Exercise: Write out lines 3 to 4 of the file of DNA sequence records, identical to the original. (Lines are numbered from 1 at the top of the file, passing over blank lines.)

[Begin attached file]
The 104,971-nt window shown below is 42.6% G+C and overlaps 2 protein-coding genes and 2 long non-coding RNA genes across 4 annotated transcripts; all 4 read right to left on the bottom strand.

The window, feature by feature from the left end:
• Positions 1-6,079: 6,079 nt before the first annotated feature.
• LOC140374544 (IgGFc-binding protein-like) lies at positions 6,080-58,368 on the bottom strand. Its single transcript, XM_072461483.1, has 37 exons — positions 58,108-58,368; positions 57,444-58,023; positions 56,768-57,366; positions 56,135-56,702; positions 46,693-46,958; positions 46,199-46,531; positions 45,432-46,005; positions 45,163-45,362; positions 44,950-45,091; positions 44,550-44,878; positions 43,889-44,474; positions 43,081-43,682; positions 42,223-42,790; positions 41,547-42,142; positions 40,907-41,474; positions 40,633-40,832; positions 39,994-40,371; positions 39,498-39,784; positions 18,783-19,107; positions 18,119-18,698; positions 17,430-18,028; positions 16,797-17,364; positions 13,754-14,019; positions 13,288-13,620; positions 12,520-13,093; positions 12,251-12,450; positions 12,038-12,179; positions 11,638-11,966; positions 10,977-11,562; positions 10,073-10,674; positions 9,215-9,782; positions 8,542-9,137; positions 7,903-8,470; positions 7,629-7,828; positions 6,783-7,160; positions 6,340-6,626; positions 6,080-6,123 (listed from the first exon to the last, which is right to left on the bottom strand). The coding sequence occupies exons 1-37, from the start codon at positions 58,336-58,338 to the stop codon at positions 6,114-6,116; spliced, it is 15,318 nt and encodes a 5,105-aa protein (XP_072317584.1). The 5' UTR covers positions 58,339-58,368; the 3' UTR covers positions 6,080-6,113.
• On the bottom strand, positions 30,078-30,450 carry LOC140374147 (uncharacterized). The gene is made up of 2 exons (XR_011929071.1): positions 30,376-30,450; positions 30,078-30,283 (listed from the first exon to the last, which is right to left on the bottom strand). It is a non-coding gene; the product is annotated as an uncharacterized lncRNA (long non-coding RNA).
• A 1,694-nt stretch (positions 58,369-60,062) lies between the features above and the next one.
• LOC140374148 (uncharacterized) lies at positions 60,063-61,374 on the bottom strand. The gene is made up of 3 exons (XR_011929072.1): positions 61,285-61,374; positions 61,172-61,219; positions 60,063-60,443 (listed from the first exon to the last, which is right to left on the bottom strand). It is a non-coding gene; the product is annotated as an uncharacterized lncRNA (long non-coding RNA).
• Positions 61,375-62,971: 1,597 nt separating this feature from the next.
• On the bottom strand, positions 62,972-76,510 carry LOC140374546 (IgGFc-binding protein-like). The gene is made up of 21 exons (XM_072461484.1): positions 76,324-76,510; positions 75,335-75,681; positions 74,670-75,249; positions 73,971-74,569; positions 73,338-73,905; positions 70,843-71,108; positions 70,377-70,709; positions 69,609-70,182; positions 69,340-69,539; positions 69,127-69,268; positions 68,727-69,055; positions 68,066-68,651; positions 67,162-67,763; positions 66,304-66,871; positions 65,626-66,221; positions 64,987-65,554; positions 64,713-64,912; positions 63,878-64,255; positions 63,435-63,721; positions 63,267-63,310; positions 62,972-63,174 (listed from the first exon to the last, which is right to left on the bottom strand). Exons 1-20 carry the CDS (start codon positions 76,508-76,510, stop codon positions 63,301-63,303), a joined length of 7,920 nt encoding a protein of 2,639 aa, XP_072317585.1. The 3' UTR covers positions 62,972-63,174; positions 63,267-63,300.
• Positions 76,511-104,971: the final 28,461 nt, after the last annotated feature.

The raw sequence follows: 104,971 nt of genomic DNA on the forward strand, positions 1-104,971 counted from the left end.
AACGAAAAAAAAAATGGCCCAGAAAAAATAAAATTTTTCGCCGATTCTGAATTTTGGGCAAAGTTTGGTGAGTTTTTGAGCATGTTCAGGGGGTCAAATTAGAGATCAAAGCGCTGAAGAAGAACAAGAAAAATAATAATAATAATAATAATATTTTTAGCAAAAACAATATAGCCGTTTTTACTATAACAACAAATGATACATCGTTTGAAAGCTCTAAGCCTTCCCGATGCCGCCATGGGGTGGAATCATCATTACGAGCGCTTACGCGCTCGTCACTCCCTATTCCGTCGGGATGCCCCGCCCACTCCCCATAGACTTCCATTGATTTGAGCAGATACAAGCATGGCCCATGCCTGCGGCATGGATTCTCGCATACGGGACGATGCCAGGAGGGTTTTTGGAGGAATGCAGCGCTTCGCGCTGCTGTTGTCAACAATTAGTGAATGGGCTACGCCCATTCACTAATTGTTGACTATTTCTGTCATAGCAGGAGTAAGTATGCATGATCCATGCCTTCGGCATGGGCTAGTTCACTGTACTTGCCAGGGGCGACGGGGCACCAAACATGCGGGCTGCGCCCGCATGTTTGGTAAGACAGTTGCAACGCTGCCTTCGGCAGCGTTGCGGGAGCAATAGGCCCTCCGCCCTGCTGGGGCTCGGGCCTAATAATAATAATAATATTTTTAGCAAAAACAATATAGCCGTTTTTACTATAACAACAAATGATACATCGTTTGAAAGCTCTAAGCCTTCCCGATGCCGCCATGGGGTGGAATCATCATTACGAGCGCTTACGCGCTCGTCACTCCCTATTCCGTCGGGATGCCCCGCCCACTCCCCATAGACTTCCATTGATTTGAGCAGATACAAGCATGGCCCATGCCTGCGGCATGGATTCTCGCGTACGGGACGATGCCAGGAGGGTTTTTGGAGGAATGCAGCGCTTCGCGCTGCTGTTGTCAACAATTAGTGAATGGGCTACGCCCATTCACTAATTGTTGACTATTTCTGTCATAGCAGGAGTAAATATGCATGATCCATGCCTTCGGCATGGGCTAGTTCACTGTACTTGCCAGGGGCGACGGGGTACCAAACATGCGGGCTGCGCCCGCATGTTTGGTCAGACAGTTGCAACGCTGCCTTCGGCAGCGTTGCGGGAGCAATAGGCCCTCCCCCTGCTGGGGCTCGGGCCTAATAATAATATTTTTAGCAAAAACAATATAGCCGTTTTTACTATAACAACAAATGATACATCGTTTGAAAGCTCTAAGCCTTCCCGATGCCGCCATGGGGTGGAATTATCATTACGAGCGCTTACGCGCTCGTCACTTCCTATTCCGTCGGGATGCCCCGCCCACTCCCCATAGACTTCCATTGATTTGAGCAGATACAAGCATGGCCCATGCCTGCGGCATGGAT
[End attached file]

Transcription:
• Positions 1-6,079: 6,079 nt before the first annotated feature.
• LOC140374544 (IgGFc-binding protein-like) lies at positions 6,080-58,368 on the bottom strand. Its single transcript, XM_072461483.1, has 37 exons — positions 58,108-58,368; positions 57,444-58,023; positions 56,768-57,366; positions 56,135-56,702; positions 46,693-46,958; positions 46,199-46,531; positions 45,432-46,005; positions 45,163-45,362; positions 44,950-45,091; positions 44,550-44,878; positions 43,889-44,474; positions 43,081-43,682; positions 42,223-42,790; positions 41,547-42,142; positions 40,907-41,474; positions 40,633-40,832; positions 39,994-40,371; positions 39,498-39,784; positions 18,783-19,107; positions 18,119-18,698; positions 17,430-18,028; positions 16,797-17,364; positions 13,754-14,019; positions 13,288-13,620; positions 12,520-13,093; positions 12,251-12,450; positions 12,038-12,179; positions 11,638-11,966; positions 10,977-11,562; positions 10,073-10,674; positions 9,215-9,782; positions 8,542-9,137; positions 7,903-8,470; positions 7,629-7,828; positions 6,783-7,160; positions 6,340-6,626; positions 6,080-6,123 (listed from the first exon to the last, which is right to left on the bottom strand). The coding sequence occupies exons 1-37, from the start codon at positions 58,336-58,338 to the stop codon at positions 6,114-6,116; spliced, it is 15,318 nt and encodes a 5,105-aa protein (XP_072317584.1). The 5' UTR covers positions 58,339-58,368; the 3' UTR covers positions 6,080-6,113.